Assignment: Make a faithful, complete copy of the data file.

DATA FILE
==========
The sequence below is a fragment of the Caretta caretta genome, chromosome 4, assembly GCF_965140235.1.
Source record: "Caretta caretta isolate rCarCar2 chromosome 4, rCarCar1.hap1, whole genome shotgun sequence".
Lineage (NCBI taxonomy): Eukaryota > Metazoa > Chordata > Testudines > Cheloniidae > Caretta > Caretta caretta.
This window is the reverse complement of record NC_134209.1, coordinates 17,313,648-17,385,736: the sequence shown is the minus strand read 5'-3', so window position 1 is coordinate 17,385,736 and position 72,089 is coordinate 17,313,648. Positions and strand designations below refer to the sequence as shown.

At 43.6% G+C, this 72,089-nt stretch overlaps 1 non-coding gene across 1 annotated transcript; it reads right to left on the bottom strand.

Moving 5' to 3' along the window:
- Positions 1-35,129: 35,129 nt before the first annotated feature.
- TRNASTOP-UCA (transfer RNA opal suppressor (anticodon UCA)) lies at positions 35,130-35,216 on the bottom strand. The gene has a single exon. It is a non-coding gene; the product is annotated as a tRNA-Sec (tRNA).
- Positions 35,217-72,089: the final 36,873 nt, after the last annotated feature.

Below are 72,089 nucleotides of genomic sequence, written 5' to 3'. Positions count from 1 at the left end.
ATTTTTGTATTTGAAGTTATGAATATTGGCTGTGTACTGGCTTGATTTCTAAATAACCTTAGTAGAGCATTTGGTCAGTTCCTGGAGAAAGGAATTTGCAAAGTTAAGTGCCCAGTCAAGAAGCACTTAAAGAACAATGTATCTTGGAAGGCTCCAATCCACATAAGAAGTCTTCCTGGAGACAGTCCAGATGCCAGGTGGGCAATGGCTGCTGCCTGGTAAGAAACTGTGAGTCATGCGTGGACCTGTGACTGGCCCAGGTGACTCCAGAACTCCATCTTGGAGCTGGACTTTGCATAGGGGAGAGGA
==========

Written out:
The sequence below is a fragment of the Caretta caretta genome, chromosome 4, assembly GCF_965140235.1.
Source record: "Caretta caretta isolate rCarCar2 chromosome 4, rCarCar1.hap1, whole genome shotgun sequence".
Lineage (NCBI taxonomy): Eukaryota > Metazoa > Chordata > Testudines > Cheloniidae > Caretta > Caretta caretta.
This window is the reverse complement of record NC_134209.1, coordinates 17,313,648-17,385,736: the sequence shown is the minus strand read 5'-3', so window position 1 is coordinate 17,385,736 and position 72,089 is coordinate 17,313,648. Positions and strand designations below refer to the sequence as shown.

At 43.6% G+C, this 72,089-nt stretch overlaps 1 non-coding gene across 1 annotated transcript; it reads right to left on the bottom strand.

Moving 5' to 3' along the window:
- Positions 1-35,129: 35,129 nt before the first annotated feature.
- TRNASTOP-UCA (transfer RNA opal suppressor (anticodon UCA)) lies at positions 35,130-35,216 on the bottom strand. The gene has a single exon. It is a non-coding gene; the product is annotated as a tRNA-Sec (tRNA).
- Positions 35,217-72,089: the final 36,873 nt, after the last annotated feature.

Below are 72,089 nucleotides of genomic sequence, written 5' to 3'. Positions count from 1 at the left end.
ATTTTTGTATTTGAAGTTATGAATATTGGCTGTGTACTGGCTTGATTTCTAAATAACCTTAGTAGAGCATTTGGTCAGTTCCTGGAGAAAGGAATTTGCAAAGTTAAGTGCCCAGTCAAGAAGCACTTAAAGAACAATGTATCTTGGAAGGCTCCAATCCACATAAGAAGTCTTCCTGGAGACAGTCCAGATGCCAGGTGGGCAATGGCTGCTGCCTGGTAAGAAACTGTGAGTCATGCGTGGACCTGTGACTGGCCCAGGTGACTCCAGAACTCCATCTTGGAGCTGGACTTTGCATAGGGGAGAGGA